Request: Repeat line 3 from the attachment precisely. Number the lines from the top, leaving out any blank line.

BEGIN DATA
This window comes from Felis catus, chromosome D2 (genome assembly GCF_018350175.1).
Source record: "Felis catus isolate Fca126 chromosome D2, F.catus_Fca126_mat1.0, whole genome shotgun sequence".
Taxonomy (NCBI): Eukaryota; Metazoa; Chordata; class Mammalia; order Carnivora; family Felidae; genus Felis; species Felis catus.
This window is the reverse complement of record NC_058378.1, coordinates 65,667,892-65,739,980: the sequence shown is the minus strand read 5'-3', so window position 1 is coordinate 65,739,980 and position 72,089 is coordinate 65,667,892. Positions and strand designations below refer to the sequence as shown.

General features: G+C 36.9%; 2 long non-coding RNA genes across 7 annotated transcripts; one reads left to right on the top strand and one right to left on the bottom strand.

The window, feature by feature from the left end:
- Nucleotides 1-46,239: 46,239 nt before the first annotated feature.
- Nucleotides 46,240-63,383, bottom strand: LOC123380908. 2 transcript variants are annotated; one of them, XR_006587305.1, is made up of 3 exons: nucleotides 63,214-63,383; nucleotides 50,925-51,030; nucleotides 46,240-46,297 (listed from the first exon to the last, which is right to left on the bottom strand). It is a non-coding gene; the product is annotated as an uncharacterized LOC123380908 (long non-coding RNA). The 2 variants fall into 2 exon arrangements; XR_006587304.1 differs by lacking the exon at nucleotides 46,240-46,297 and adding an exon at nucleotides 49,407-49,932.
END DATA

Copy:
Taxonomy (NCBI): Eukaryota; Metazoa; Chordata; class Mammalia; order Carnivora; family Felidae; genus Felis; species Felis catus.